In truth, Beacon technology is only beginning to get a foothold in the physical advertising space, and once it gains some traction, it will be here to stay. The unrealized potential of mobile location-based marketing is burgeoning, just waiting to be deployed. In the near future, we will witness customers taking advantage of flash sales and contactless payment options, as well as living in automated homes where temperature and lighting may be adjusted directly from mobile devices. The rule books have yet to be written. We do know that the key to capitalizing on Beacon technology will rely on corporations’ creativity and connectedness: sharing real-time information with customers to a mutual end and appealing to the changing temperaments of these individuals, all the while motivating these loyal customers in a direction – according to when and where – they want them to be. 

August 09, 2014

Six of the Best: Reasons to Use SMS

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Despite the appeal of other emerging forms of communication, text messaging via SMS is still the most popular choice for mobile users. Four billion people around the globe use SMS, sending upwards of a trillion messages each year. Due to its popularity it’s no wonder that mobile marketers agree: pound for pound, SMS allows for the furthest reach to the widest audience. But why is SMS the best selection for a mobile marketing campaign? Here are several reasons:

1)Popularity

As mentioned above, SMS is the most popular form of mobile communication. At least 70% of the world’s populace uses a mobile phone, and of those subscribers, 80% of them use text. With reach like that, mobile marketers will want to incorporate SMS into their marketing strategy.

2)Permanence

First off, text messages can be sent at anytime to anyone. Even if the receiver is offline, they will receive the SMS once they are back online. Messages do not expire, and will be read as soon as the recipient is free to read it.

Furthermore, SMS users tend to remain SMS users. Many different communications platforms have been developed since the late 20th century: fax, email, IM, as well as the more recent platforms of apps, multimedia messaging, Facebook and Twitter. Consumers choose text messages due to their widespread availability and the low cost. Also, practically everyone knows how to send and receive text messages. For years, SMS shall go head-to-head with the mobile user’s other most common type of communication (voice calling).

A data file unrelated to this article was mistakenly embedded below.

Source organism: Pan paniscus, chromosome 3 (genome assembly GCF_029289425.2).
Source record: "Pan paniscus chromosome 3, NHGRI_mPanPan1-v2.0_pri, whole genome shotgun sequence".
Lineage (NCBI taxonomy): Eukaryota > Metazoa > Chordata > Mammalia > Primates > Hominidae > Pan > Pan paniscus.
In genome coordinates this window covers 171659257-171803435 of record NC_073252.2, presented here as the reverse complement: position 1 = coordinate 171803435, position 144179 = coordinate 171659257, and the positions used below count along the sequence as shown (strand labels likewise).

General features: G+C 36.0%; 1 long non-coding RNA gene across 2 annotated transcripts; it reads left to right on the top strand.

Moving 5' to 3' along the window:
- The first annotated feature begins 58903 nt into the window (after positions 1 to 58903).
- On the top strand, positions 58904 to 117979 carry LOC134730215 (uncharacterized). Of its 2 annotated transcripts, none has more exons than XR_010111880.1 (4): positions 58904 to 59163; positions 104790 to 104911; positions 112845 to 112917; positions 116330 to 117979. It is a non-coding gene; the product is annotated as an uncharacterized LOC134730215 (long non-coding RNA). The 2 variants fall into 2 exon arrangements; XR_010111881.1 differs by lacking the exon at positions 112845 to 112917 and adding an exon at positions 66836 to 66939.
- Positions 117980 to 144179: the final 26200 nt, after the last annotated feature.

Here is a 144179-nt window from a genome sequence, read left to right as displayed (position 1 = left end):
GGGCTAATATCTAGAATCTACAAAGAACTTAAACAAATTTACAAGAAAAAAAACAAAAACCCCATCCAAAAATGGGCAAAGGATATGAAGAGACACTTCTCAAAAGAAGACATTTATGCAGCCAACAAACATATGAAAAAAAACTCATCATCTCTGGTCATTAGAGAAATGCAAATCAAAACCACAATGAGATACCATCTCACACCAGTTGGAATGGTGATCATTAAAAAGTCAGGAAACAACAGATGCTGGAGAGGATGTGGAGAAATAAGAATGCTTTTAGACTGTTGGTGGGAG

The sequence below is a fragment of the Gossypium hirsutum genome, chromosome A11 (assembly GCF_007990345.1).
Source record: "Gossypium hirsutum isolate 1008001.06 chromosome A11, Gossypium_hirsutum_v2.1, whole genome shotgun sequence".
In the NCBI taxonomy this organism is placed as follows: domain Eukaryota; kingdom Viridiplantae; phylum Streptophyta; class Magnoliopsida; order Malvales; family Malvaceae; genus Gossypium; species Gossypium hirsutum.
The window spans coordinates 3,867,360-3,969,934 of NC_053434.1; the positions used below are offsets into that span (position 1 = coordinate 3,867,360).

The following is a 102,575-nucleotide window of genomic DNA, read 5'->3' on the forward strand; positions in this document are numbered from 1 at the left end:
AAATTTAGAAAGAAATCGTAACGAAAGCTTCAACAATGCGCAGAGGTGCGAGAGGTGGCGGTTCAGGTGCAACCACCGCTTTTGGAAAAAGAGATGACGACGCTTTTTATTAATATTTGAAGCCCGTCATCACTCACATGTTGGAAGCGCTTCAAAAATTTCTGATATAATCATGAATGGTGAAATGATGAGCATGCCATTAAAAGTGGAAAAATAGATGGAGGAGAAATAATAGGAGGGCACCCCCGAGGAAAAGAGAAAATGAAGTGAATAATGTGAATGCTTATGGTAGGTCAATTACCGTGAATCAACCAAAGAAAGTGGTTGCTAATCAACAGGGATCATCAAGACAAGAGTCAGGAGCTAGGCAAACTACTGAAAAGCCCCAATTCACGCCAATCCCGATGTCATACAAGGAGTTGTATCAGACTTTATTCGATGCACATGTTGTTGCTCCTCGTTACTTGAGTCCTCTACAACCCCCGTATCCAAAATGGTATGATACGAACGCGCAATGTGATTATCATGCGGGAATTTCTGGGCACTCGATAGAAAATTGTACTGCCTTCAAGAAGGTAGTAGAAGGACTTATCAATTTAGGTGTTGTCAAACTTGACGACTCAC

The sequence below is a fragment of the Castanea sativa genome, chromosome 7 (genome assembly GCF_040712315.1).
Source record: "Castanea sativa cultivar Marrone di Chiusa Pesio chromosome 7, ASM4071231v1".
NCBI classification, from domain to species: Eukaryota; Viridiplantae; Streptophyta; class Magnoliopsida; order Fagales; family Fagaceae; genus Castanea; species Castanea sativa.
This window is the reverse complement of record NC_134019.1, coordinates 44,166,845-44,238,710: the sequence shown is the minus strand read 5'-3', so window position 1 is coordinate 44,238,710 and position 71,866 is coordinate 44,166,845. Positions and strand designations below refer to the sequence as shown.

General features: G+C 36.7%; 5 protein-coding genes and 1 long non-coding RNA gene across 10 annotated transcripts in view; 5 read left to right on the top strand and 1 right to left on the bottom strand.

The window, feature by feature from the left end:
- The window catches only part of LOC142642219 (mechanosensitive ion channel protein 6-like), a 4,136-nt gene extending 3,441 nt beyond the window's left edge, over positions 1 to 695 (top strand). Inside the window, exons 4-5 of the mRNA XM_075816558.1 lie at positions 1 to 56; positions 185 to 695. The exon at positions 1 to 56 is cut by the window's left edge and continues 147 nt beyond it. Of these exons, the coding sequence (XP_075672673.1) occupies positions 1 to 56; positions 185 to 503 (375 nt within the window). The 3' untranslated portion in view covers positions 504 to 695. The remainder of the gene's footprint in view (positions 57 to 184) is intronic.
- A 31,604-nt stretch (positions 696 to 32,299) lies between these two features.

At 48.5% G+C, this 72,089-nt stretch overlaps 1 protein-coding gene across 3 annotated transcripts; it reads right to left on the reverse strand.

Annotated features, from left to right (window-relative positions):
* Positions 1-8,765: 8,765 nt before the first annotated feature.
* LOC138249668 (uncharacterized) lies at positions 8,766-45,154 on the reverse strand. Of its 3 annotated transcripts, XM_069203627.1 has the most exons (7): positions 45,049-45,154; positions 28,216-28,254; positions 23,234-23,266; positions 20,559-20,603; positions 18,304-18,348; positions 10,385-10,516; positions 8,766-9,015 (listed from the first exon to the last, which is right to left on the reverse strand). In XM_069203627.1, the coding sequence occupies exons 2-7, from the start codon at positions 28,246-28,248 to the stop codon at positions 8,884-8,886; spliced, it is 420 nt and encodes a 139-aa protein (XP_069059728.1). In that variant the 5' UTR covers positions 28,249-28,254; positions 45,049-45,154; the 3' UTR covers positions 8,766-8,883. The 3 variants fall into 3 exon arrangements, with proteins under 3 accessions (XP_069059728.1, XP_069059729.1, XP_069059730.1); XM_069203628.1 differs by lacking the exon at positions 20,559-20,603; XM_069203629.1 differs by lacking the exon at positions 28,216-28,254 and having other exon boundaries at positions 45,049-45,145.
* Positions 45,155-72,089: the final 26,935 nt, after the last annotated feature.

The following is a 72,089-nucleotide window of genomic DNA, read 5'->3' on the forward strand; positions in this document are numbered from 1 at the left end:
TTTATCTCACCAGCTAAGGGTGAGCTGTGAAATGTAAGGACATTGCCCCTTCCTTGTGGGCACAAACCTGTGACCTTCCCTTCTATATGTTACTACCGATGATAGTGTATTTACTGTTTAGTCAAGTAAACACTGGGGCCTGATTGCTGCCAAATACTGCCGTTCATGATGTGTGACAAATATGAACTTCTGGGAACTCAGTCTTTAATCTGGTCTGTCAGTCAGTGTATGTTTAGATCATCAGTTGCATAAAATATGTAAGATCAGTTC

3)Capability

SMS-style messages have numerous capabilities. They can include binary data, pictures, music, logos, animations, and coupons/vouchers. Information can be exchanged between applications. And in fairly recent news, SMS is able to utilize mWallet services – an invaluable asset to have in today’s mobile marketing landscape.

4)Dialogue

Text messages are a two-way street, allowing for back and forth communication between users. From a marketing standpoint, this paves the way for feedback, comments, and join-in promotions using SMS. Many marketing campaigns ask users to send them photos within messages. In one example, BBC radio ran a picture-messaging campaign for the MDA that was wildly successful – to the tune of over forty-thousand picture messages in a 24-hour period!

5)Payments

SMS promotes the use of reverse payments, where the recipient may opt to pay for the message. In the case of valuable mobile content, this is the most common method to receive payment. Also, charities have utilized SMS’ payment capabilities, providing a channel and a means for eager donors.

6)Economy

Certainly, bulk SMS messages can be costly, but they are cheaper than the Post Office. Also, since the messages are short, they are more likely to gain the attention of busy mobile users. And clever retailers can do a lot using only 160 characters.

Perhaps one day there will be a way for advertisers to break through the noise, creating targeted cross-platform advertisements that reach every mobile user available. Since SMS is the most widespread and powerful mobile marketing tool currently available, be sure to incorporate text messaging strategies into your marketing campai

August 06, 2014

The Future of mHealth Technology

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Every day the technology of our mobile devices continues to improve, and every day there are new applications for it. The healthcare industry is poised to take advantage of this technology by providing access and mobility to its customers around the world.